My birth mother was half black, half Irish and because she had died that year in a fire I was given her identifying information, her name and birthdate etc. She had indeed been a young mother with a history of addiction and mental health problems. My birth father was of Italian descent with blue eyes and darker skin and there was very little other information about him. My birth mothers mom was still alive, and I was also informed I had two half-sisters, and with my permission and a few exchanges of letters, a meeting was set up. It is a very strange feeling to be handed family and expected to have some sort of instant connection simply because we share some DNA, especially considering that blood relations had never been a part of my life.

As the meeting approached, I anticipated the many scenarios that could occur, and although I can say honestly that I wished for a close knit family, I went in with as few expectations as possible. It was odd to finally look at someone who has some sort of resemblance to me. My birth mothers mom was a kind, elderly lady who was just thrilled to meet her grandchildren, and like many people of that generation, was not willing to divulge much information about the past. My middle sister had actually lived with our birth mother on and off for five of six years, however following numerous suicide attempts, she was permanently removed and placed into foster care. My youngest sister has Fetal Alcohol Syndrome (FAS) complete with minor facial and hand deformities and is mentally challenged but was thrilled to meet her sisters for the first time. All in all, the meeting went well, and with the promise to remain in contact, we all went our separate ways.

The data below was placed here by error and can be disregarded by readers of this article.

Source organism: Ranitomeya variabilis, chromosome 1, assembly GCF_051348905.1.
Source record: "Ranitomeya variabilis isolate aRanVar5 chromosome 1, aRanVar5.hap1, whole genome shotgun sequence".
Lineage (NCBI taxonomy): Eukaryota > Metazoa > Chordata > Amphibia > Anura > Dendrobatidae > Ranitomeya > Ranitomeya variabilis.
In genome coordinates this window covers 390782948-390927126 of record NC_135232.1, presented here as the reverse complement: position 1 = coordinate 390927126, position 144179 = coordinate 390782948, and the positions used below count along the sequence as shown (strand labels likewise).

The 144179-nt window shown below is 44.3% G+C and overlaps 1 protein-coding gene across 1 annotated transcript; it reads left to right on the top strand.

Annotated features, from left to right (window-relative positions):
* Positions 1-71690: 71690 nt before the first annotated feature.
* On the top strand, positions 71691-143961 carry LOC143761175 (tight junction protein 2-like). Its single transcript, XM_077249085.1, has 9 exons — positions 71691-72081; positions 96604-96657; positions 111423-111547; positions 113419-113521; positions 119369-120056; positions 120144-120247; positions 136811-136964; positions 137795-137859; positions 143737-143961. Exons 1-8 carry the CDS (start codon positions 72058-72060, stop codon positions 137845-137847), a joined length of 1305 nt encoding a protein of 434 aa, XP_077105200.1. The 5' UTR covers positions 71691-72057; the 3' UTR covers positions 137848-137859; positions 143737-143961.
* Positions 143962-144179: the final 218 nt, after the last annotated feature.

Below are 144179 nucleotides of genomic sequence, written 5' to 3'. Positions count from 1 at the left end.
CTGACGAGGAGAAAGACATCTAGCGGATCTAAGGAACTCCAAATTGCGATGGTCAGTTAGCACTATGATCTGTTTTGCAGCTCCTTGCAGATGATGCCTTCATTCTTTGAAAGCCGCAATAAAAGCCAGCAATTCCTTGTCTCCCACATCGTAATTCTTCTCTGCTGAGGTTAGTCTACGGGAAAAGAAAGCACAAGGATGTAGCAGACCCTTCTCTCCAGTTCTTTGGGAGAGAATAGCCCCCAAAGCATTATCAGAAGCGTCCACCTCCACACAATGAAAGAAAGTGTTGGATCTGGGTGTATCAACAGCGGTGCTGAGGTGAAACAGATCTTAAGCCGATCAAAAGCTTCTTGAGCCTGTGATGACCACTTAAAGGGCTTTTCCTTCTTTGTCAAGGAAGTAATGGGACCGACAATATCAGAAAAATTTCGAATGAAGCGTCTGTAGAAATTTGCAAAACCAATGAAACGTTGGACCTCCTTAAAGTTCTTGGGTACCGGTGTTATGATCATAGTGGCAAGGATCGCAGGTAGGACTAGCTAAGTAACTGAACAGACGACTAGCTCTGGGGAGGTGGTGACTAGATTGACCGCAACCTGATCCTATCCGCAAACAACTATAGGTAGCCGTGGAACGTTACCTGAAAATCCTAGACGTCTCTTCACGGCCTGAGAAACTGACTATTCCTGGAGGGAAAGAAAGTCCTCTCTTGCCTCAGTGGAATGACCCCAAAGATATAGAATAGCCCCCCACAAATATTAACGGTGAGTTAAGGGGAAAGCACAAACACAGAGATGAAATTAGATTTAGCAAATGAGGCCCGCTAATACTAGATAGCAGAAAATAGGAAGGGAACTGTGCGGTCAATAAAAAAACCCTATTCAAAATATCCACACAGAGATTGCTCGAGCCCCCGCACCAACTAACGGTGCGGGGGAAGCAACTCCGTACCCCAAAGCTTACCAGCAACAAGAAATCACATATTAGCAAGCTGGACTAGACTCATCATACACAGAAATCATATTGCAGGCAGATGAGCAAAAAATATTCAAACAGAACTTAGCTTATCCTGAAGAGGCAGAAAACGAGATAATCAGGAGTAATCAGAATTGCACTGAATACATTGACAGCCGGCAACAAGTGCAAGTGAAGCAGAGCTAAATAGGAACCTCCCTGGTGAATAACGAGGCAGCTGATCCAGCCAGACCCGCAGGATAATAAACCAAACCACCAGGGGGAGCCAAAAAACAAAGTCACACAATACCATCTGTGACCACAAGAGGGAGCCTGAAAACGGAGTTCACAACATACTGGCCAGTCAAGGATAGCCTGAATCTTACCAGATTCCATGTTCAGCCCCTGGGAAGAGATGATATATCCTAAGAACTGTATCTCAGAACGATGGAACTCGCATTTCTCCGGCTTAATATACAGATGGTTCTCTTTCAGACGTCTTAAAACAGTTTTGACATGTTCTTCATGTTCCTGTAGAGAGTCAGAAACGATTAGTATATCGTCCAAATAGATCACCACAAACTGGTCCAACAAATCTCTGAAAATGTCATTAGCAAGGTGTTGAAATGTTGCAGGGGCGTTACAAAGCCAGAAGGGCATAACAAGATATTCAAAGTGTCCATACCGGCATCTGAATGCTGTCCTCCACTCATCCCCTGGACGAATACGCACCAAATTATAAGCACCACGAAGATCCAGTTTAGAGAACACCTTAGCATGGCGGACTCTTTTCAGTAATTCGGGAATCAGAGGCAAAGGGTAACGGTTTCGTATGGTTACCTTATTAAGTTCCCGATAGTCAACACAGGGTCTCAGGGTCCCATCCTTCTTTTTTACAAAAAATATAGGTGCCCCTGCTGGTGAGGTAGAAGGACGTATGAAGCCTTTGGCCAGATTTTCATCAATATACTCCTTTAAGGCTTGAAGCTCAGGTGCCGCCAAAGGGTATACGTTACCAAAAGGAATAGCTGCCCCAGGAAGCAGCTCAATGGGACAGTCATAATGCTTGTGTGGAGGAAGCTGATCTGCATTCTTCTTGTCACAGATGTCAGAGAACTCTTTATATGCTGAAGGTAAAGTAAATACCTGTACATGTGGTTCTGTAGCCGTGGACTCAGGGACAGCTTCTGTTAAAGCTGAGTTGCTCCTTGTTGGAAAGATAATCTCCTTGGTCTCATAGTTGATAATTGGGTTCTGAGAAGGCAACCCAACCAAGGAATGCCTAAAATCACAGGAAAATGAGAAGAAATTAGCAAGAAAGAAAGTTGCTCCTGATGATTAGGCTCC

I noticed within the following weeks a sense of resentment and anger building up towards my birth mother. I get she could make a mistake and not have the ability or support to quit her addictions, and therefore would lose custody of me, but the fact is, she was given six months of after my birth to clean up and prove herself as a worthy parent. She was given supervised visitation rights which she repeatedly showed up high, or still drunk from the night before, and as the weeks passed, the visits lessened until one day, she just never came back. It started to eat at me, what type of woman could prioritize alcohol and drugs over her children, not just once, but three times. Why could she not have at least tried to get me back, not just wash her hands clean and get back to her routine, free from the burden of a screaming baby? How could the cycle just continue to repeat itself with no intervention until a child has to be born with mental deficiencies and physical deformities? Were there more than just the three of us? Perhaps someone who didn’t register, or did she finally figure out that birth control was not as rare a diamond?